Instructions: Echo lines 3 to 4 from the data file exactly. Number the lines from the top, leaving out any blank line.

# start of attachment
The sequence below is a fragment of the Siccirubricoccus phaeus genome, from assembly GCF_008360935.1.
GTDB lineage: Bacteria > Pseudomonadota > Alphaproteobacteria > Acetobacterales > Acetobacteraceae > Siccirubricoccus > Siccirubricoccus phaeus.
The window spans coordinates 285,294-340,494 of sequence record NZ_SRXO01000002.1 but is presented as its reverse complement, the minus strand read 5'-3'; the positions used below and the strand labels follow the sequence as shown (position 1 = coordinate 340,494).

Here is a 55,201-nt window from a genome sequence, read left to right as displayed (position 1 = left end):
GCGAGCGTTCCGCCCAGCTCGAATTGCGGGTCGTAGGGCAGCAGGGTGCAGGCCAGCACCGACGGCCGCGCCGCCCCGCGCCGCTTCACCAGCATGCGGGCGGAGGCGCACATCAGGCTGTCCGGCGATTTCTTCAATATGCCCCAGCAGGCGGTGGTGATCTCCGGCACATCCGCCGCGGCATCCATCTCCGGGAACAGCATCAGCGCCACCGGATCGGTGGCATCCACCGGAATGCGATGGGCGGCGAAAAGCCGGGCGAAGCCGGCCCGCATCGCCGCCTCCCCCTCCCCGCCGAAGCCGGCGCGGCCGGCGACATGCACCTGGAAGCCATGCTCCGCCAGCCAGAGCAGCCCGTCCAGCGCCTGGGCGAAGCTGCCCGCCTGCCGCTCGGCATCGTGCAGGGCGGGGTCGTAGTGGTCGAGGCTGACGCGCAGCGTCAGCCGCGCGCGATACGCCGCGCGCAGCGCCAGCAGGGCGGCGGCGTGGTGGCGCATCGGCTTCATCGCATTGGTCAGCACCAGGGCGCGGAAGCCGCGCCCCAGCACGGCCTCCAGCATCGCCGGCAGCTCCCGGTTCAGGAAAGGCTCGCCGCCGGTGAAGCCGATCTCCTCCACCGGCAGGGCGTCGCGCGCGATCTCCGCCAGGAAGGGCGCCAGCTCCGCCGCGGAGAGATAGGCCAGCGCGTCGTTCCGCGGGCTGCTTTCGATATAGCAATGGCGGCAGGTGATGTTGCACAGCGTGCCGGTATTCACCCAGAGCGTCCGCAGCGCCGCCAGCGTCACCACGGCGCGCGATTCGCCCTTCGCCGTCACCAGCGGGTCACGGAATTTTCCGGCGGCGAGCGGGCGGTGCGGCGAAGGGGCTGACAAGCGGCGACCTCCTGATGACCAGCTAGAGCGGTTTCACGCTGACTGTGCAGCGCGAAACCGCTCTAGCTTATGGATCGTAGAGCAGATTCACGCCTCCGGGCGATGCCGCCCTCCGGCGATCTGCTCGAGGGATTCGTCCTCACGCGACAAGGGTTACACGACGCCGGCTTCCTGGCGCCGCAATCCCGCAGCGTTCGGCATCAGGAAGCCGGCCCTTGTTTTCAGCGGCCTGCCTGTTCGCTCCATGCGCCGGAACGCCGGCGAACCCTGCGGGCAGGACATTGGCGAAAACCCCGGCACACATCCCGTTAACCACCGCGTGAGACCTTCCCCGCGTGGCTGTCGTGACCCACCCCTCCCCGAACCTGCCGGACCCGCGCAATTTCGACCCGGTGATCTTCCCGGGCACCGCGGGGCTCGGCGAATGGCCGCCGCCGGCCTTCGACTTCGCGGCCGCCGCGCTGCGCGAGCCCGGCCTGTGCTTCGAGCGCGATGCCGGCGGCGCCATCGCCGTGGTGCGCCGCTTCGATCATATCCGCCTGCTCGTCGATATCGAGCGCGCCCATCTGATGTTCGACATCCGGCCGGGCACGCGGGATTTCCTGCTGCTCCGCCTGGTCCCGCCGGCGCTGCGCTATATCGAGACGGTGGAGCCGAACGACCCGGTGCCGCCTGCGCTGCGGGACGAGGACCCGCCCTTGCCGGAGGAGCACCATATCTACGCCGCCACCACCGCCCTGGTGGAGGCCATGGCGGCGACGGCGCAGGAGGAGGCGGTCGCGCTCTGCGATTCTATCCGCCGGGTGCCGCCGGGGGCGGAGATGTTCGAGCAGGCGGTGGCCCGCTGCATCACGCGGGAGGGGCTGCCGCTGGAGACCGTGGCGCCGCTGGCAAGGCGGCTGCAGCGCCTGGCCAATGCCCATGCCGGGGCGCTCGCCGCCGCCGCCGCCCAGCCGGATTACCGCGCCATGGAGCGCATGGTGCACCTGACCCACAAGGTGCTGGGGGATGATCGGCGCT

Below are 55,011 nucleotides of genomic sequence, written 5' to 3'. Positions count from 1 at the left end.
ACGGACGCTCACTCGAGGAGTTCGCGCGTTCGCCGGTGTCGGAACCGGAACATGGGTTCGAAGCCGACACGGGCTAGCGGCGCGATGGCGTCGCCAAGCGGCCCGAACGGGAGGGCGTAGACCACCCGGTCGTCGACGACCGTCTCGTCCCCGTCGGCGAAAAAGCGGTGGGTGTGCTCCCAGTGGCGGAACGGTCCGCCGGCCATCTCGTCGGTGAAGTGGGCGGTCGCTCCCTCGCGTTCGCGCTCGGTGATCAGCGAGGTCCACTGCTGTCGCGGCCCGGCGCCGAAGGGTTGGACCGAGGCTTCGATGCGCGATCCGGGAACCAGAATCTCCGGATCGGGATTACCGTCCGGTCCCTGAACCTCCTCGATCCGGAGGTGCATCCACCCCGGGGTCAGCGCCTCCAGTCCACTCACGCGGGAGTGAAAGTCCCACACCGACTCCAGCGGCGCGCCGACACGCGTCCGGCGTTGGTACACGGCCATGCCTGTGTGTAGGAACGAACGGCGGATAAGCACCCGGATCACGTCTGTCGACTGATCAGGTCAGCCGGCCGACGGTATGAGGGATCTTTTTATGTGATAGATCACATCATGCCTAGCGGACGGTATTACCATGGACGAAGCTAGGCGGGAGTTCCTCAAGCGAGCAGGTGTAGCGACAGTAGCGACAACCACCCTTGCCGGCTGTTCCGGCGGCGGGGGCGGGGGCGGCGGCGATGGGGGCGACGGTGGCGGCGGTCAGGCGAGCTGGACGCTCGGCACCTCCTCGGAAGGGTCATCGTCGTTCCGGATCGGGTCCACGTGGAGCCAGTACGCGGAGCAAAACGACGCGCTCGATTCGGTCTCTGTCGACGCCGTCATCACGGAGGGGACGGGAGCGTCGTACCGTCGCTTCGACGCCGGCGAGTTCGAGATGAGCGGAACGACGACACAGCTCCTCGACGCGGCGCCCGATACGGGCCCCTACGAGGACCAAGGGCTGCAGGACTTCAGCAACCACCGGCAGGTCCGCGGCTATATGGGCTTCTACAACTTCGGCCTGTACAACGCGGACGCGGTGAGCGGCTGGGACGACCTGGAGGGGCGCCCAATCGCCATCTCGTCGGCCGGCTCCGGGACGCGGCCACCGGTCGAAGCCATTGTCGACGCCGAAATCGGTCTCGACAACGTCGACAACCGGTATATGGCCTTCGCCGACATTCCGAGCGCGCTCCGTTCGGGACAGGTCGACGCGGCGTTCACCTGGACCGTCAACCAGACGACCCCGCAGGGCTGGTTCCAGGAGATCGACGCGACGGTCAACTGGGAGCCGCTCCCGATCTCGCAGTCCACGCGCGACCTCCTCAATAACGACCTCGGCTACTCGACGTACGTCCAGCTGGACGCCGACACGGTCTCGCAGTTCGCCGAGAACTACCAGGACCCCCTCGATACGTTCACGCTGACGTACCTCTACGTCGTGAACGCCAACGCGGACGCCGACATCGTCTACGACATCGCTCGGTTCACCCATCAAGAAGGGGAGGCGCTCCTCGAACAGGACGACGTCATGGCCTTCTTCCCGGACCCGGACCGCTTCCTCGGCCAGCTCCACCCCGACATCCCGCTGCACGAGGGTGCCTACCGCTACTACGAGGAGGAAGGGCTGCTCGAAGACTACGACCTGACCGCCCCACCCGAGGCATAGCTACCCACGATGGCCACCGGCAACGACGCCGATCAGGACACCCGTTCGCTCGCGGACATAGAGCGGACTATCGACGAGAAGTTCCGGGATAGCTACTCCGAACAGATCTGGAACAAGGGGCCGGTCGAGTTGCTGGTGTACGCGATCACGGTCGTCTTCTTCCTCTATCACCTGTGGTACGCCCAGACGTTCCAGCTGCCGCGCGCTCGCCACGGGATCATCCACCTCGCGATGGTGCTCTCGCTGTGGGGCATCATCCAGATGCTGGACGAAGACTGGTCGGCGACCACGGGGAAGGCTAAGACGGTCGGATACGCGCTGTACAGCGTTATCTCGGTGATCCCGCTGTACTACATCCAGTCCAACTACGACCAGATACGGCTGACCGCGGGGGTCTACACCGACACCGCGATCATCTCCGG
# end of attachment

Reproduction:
The window spans coordinates 285,294-340,494 of sequence record NZ_SRXO01000002.1 but is presented as its reverse complement, the minus strand read 5'-3'; the positions used below and the strand labels follow the sequence as shown (position 1 = coordinate 340,494).

Here is a 55,201-nt window from a genome sequence, read left to right as displayed (position 1 = left end):